So from the above examples you can see that the curve is gradually tending towards a constant value. It initially starts to harness its learning through the training examples and the slope widens at maximum/mimimum point where it tends to approach closer and closer towards the constant state. At this point it is able to pick up new examples from test data and find new and unique results from data. You would have such x/y axis measures for epochs vs error.
In Andrew's machine learning class, a learning curve is the plot of the training/cross-validation error versus the sample size. The learning curve can be used to detect whether the model has the high bias or high variance. If the model suffers from high bias problem, as the sample size increases, training error will increase and the cross validation error will decrease and at last they will be very close to each other but still at a high error rate for both training and classification error. And increasing the sample size will not help much for high bias problem.
If the model suffers from high variance, as the keep increasing the sample size, the training error will keep increasing and cross-validation error will keep decreasing and they will end up at a low training and cross-validation error rate. So more samples will help to improve the model prediction performance if the model suffer from high variance.
How can you determine for a given model whether more training points will be helpful? A useful diagnostic for this are learning curves.
• Plot of the prediction accuracy/error vs. the training set size (i.e.: how better does the model get at predicting the target as you the increase number of instances used to train it)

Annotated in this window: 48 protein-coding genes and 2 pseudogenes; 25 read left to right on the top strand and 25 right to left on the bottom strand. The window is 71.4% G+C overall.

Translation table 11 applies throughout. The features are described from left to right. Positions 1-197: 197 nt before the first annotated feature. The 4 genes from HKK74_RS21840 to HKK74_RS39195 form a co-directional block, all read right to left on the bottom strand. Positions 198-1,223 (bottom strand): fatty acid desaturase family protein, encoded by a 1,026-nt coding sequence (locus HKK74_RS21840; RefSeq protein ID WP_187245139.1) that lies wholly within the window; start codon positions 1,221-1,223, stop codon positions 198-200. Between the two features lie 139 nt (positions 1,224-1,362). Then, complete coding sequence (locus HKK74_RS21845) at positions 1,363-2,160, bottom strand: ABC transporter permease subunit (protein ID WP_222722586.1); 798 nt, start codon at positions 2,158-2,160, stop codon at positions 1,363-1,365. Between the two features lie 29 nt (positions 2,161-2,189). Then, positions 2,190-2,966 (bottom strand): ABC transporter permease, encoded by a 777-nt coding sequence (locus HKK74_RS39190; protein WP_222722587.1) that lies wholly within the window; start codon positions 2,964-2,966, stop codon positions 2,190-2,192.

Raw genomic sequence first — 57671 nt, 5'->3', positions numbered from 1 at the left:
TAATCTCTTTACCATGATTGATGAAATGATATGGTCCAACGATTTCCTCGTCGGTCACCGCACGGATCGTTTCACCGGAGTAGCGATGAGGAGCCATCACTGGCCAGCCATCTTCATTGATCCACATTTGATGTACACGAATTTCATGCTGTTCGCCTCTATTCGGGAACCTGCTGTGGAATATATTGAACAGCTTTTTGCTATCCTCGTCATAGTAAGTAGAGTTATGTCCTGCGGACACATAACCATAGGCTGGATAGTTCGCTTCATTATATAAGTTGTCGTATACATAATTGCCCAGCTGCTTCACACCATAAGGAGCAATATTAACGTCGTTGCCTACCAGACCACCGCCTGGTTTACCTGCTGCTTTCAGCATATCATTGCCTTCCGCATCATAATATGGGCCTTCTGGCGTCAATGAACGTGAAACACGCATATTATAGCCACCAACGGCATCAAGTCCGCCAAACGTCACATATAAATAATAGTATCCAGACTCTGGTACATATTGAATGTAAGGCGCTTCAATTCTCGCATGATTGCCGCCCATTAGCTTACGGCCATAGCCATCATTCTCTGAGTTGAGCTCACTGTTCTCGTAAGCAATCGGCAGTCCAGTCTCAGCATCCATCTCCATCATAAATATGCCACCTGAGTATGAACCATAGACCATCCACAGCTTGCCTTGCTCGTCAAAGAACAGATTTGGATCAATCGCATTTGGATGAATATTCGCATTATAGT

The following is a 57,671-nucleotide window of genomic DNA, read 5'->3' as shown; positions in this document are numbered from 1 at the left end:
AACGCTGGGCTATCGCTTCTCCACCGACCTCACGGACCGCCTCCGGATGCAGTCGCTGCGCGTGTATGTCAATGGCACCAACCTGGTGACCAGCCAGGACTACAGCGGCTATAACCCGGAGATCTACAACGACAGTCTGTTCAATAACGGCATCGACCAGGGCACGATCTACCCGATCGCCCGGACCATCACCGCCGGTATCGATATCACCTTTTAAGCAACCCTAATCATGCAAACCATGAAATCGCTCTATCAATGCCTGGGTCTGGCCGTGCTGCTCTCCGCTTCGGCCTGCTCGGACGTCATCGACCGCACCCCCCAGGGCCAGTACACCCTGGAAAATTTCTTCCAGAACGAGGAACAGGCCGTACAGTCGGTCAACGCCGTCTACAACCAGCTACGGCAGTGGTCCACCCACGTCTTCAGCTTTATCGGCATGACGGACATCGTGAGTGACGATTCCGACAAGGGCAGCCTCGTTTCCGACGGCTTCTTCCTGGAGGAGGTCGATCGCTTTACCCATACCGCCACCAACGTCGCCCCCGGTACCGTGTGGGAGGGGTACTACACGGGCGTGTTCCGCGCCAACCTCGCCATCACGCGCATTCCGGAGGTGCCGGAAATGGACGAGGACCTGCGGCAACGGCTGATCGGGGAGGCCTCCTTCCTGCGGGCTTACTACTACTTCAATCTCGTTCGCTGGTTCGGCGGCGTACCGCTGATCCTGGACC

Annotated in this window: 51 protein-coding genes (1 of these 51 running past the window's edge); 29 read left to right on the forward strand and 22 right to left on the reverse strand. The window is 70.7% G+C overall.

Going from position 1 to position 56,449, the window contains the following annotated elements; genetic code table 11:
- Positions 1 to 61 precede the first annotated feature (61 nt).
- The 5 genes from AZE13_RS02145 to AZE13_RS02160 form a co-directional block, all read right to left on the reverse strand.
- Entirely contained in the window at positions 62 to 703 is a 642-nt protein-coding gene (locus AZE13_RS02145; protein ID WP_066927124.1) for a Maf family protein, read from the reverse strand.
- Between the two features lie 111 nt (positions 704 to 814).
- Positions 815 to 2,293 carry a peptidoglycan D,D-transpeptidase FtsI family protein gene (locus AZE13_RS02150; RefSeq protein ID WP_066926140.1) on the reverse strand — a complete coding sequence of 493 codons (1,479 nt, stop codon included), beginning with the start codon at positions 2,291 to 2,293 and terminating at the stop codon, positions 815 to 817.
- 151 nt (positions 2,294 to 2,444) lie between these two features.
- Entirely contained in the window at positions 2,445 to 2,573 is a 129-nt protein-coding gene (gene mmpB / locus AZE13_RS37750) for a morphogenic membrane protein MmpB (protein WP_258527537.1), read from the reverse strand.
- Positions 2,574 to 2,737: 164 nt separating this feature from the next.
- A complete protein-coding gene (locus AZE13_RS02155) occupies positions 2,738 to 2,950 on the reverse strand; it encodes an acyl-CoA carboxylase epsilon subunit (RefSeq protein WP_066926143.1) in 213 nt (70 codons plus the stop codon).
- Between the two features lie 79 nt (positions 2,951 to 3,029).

• Learning curve conventionally depicts improvement in performance on the vertical axis when there are changes in another parameter (on the horizontal axis), such as training set size (in machine learning) or iteration/time
• A learning curve is often useful to plot for algorithmic sanity checking or improving performance
• Learning curve plotting can help diagnose the problems your algorithm will be suffering from
Personally, the below two links helped me to understand better about this concept
use this code to plot :
# Loss Curves plt.figure(figsize=[8,6]) plt.plot(history.history['loss'],'r',linewidth=3.0) plt.plot(history.history['val_loss'],'b',linewidth=3.0) plt.legend(['Training loss', 'Validation Loss'],fontsize=18) plt.xlabel('Epochs ',fontsize=16) plt.ylabel('Loss',fontsize=16) plt.title('Loss Curves',fontsize=16) # Accuracy Curves plt.figure(figsize=[8,6]) plt.plot(history.history['acc'],'r',linewidth=3.0) plt.plot(history.history['val_acc'],'b',linewidth=3.0) plt.legend(['Training Accuracy', 'Validation Accuracy'],fontsize=18) plt.xlabel('Epochs ',fontsize=16) plt.ylabel('Accuracy',fontsize=16) plt.title('Accuracy Curves',fontsize=16)
note that history = model.fit(...)
It is a Graph that compares the performance of a model on preparing and testing data over a changing number of training instances and these are a generally utilized as analytic instrument in machine learning for calculations that learn from a training dataset incrementally. It allows us to verify when a model has learning as much as it can about the data.
There are three kinds of expectations to Learning curves absorb information
- Bad Learning Curve: High Bias
- Bad Learning Curve: High Variance
- Ideal Learning Curve
In simple terms, the learning curve is a plot between the number of instances and a metric such as loss or accuracy. This plot shows the journey learning with the gain of experience and hence is named learning curve. Learning curves are widely used in machine learning for algorithms that learn (optimize their internal parameters) incrementally over time, such as deep learning neural networks.